22. A Scheming Stepmom
Crispus also played a key role in a subsequent battle that secured his father’s triumph over Licinius. All signs indicated that Crispus was destined to go places and that he would make a worthy successor to his father someday. Then in 326, his life came to a sudden end when his stepmother, eager to remove an obstacle to her own sons’ succession to the throne, falsely accused Crispus of having tried to assault her. An enraged Constantine had his eldest son tried and convicted before a local court, then ordered him hanged.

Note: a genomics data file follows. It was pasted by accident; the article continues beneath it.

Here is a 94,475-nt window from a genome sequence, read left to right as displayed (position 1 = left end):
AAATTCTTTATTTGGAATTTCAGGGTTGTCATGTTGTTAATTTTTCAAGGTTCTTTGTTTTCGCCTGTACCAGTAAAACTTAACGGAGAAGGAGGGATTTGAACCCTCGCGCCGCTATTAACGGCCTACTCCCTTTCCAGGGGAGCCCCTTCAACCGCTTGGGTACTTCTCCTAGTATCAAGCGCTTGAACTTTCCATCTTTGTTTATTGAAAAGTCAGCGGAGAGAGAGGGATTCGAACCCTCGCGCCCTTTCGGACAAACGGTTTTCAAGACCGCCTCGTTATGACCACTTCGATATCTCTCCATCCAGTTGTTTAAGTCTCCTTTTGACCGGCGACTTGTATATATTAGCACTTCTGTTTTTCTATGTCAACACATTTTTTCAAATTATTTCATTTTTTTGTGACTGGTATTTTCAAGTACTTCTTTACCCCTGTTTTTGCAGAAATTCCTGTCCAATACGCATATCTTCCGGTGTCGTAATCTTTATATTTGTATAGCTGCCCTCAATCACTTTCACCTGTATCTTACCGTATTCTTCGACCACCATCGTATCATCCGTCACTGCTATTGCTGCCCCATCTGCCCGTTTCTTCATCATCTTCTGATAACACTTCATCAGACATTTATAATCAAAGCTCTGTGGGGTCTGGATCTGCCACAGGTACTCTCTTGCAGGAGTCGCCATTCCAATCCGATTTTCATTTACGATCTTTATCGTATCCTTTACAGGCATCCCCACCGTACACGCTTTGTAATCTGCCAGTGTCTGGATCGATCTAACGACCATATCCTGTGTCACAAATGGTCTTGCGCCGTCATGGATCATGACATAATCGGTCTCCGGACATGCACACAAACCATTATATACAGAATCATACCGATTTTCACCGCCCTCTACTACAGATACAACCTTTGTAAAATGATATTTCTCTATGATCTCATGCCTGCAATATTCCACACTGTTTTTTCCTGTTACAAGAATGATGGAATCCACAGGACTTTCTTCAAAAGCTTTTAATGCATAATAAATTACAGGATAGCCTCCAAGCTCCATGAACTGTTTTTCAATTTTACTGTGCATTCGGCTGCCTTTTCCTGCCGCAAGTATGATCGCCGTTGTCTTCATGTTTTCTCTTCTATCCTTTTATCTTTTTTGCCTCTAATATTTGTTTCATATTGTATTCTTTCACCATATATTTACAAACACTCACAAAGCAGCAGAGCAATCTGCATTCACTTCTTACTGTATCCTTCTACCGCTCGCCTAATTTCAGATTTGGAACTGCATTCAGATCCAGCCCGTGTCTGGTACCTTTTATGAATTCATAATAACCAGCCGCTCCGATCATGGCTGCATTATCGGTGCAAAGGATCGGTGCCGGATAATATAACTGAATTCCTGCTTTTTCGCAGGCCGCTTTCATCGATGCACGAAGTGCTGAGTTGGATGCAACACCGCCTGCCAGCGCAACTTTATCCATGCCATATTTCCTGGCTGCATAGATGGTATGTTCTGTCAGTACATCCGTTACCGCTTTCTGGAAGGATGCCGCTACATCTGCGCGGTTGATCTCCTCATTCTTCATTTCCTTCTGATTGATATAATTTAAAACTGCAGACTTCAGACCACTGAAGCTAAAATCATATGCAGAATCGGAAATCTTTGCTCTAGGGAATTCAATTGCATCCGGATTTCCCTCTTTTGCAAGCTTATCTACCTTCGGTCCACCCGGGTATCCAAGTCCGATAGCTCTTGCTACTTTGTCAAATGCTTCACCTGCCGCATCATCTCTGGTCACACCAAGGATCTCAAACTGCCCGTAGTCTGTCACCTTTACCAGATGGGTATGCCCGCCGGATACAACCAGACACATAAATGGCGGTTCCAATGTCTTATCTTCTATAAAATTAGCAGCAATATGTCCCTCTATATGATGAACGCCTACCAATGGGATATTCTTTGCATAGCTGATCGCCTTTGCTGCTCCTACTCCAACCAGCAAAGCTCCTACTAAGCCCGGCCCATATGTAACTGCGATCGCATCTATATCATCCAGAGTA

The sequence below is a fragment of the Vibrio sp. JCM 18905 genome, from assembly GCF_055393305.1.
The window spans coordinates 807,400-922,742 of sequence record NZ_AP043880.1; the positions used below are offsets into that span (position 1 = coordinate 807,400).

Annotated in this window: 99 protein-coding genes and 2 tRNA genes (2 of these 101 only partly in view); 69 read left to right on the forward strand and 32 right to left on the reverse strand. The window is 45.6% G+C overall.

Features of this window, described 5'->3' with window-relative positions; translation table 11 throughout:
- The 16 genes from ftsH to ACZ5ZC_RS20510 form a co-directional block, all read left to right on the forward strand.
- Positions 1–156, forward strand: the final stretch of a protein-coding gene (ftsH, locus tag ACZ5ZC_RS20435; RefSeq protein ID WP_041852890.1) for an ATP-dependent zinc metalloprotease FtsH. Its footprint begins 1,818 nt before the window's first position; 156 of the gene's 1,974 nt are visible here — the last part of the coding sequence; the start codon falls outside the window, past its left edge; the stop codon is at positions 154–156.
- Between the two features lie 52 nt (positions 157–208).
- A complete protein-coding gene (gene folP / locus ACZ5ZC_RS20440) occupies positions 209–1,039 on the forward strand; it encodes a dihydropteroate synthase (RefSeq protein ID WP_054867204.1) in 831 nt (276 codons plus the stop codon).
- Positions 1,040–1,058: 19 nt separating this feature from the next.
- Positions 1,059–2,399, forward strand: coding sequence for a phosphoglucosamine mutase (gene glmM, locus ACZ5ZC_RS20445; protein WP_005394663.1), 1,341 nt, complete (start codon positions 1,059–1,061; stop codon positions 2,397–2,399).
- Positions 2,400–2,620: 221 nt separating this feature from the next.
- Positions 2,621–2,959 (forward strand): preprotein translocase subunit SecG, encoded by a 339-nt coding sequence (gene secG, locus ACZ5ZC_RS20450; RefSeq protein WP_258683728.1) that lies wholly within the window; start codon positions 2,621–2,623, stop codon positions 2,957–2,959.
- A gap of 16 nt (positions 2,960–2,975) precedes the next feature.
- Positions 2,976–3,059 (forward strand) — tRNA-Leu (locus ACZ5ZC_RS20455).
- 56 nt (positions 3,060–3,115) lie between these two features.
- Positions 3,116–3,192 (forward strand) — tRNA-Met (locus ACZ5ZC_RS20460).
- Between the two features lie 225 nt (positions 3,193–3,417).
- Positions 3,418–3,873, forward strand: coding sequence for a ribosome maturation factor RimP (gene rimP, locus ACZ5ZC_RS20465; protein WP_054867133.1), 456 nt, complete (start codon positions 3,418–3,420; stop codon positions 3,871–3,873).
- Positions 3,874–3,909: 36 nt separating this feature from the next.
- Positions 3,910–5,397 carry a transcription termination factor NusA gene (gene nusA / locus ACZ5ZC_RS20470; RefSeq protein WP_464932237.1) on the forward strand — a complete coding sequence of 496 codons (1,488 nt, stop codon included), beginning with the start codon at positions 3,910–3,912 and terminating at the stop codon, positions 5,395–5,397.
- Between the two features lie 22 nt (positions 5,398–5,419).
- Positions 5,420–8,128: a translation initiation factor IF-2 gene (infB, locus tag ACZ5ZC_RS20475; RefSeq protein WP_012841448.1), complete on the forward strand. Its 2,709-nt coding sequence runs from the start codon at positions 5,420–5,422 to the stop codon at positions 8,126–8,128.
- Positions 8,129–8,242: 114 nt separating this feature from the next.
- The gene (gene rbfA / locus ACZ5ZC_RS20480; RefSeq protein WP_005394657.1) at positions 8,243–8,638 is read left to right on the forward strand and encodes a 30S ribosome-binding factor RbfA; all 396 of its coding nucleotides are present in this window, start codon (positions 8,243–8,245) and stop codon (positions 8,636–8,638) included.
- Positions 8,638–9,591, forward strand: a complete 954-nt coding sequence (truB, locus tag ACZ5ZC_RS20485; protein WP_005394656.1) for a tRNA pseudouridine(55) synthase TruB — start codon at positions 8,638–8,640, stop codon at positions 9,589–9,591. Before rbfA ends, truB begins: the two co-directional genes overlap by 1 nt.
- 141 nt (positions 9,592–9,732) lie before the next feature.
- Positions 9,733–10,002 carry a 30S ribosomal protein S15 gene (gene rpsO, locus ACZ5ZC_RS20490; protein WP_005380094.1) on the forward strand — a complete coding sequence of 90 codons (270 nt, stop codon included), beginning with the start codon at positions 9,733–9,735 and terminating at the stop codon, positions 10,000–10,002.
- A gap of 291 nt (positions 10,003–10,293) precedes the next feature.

Flavia Maxima Fausta (289 – 326), daughter of the Roman Emperor Maximianus, was married to Constantine the Great in 307 to seal an alliance between him and her father. She bore Constantine three sons, but her stepson Crispus, Constantine’s eldest from a previous marriage, stood between her kids and the throne. In 326, Crispus was at the height of his power and the odds on favorite to succeed Constantine, after he played a key role in the defeat of his father’s chief challenger. So Fausta engineered his downfall. She succeeded, but as seen below, karma caught up with her.